A New Concept for Virginia Concerts

Jul 22, 2019

Concerts are about the music, but their location is also a factor in how an audience responds.  That’s why a Charlottesville musician and composer has launched Fern Hill -- a series of performances in unusual spaces.

Cellis, singer and composer Wes Swing has launched Fern Hill -- a concert series that's as much about place as about music.
Credit Wes Swing

Wes Swing is a gifted cellist and singer who has performed around the world.  This is him, on stage at the Kennedy Center.  You might think that was the high point of his career, but Swing has fonder memories of smaller places.

“My favorite shows have been in the places where I didn’t expect it – like that café in Switzerland," he recalls. "I did a residency in Ireland earlier this year where I got to perform in a chapel in this little village in Ireland.  The night is perfect, and the music is beautiful, and the vibe is right.”

So he’s organized a concert series in Charlottesville -- bringing musicians to the Woolen Mills chapel for example -- a small, historic church in one of the city’s old, industrial neighborhoods. 

“Mary Lattimore, the harpist, came to play a show in the series, and her music is perfect for the chapel, because it’s resonant, and the chapel has that beautiful resonance in it, and it really feels like sit down and listen music," he explains. "Whereas the evening  we did at the Woolen Mills Warehouse, we used all these different rooms and we led the audience through this weird, surreal dreamscape of a place, and the place mattered so much to that evening, and then we’ve done one at Fry Springs Beach Club, which  was a waltz show, where everybody just came and danced to live waltz music.”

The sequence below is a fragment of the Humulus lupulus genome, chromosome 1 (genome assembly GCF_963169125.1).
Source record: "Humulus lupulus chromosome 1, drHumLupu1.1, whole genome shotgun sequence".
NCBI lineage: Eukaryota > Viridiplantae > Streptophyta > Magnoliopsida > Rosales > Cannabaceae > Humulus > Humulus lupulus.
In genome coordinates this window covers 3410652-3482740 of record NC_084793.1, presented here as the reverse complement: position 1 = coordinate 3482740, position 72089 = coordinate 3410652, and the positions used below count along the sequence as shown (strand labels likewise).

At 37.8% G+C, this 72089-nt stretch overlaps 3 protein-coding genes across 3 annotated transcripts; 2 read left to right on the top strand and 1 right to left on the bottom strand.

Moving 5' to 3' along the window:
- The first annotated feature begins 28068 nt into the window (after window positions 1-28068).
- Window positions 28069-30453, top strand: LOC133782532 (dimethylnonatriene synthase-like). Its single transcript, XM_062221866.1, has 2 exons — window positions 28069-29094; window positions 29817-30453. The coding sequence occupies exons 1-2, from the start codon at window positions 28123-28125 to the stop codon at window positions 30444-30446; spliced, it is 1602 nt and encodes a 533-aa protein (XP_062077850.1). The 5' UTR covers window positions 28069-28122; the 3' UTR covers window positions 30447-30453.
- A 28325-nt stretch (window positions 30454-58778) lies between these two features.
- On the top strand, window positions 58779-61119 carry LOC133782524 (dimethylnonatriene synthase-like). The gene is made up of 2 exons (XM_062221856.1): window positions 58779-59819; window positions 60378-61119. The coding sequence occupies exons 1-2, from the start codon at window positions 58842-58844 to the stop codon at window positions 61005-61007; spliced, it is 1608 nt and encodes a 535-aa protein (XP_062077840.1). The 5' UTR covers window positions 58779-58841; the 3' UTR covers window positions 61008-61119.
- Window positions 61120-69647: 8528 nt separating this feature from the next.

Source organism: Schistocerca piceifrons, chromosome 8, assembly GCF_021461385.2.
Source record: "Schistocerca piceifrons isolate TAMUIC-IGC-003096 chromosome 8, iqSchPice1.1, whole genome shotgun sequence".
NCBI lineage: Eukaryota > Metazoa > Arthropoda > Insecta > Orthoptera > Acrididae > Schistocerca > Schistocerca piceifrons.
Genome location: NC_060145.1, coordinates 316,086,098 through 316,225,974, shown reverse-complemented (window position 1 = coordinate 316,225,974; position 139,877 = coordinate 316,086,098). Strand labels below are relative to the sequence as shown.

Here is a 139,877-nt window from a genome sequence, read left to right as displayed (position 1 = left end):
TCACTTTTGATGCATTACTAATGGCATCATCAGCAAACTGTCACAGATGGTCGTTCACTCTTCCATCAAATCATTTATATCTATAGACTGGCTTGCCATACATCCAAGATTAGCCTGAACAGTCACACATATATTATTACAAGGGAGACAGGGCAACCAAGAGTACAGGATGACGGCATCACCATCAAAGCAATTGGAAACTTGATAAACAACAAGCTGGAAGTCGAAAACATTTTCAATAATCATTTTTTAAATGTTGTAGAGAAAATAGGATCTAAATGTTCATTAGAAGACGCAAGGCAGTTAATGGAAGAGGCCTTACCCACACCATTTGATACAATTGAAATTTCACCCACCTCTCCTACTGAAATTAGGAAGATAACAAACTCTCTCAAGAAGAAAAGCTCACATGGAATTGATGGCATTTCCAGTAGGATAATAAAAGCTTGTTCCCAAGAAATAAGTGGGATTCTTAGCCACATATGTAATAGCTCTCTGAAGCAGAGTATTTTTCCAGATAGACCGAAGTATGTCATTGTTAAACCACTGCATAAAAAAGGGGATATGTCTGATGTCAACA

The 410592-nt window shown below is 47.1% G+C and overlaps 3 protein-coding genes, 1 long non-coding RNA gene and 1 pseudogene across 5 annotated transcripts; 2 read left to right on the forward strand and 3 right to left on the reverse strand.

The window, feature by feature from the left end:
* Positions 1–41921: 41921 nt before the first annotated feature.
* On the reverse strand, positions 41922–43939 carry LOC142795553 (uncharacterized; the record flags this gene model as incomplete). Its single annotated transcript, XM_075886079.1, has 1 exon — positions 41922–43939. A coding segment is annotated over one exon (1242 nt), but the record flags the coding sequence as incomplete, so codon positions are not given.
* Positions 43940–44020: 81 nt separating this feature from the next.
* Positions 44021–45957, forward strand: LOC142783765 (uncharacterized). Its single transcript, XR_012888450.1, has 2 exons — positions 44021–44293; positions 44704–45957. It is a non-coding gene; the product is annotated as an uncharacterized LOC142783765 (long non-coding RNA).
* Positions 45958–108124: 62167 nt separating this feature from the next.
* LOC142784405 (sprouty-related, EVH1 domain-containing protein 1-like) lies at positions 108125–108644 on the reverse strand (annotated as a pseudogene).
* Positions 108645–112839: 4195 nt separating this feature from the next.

You might not think a small town like Charlottesville could support artistic expression of this kind, but Swing says he couldn’t do these concerts anywhere else.

“I don’t think I could do Fern Hill in L.A. for example," Swing says. "There are just so many people.  Everything is so expensive.  Getting space is difficult.”

But in Central Virginia he has the resources to bring dreams to life – collaborating with dancers, costume and light designers.  Even with limited publicity, shows usually sell out.

“We don’t have a Fern Hill Facebook page.  We don’t have an Instagram.  It’s really as low fi as we can get it. I just send out a few e-mails before the show. It’s word of mouth, and I like it that way.”

He says the concerts are not profitable, but that’s okay, because he has another source of income – teaching Latin to home schooled kids in person or online.

“I was out in the Bay area teaching a bunch of home schoolers, and then when I left the bay to come back to Virginia my students were like, ‘Why don’t we just continue on Skye?’

That side gig allows him artistic freedom, and he’s taken full advantage.

“I’m taking a little bit of time off from the road this summer, because I’m working on a new album  -- actually on several albums,  and then I have a friend who’s orchestrating my music for string quartet, so I’m hoping we’ll get to premiere that in Durham, but then I’m going to China for two weeks to perform at this modern dance festival, and I’m also getting married in September, so there’s a lot going on.”

Which is why there are no concerts scheduled right now – but Swing says he’ll be happy to let you know about the next show.  Just e-mail him – wes@wesswing.com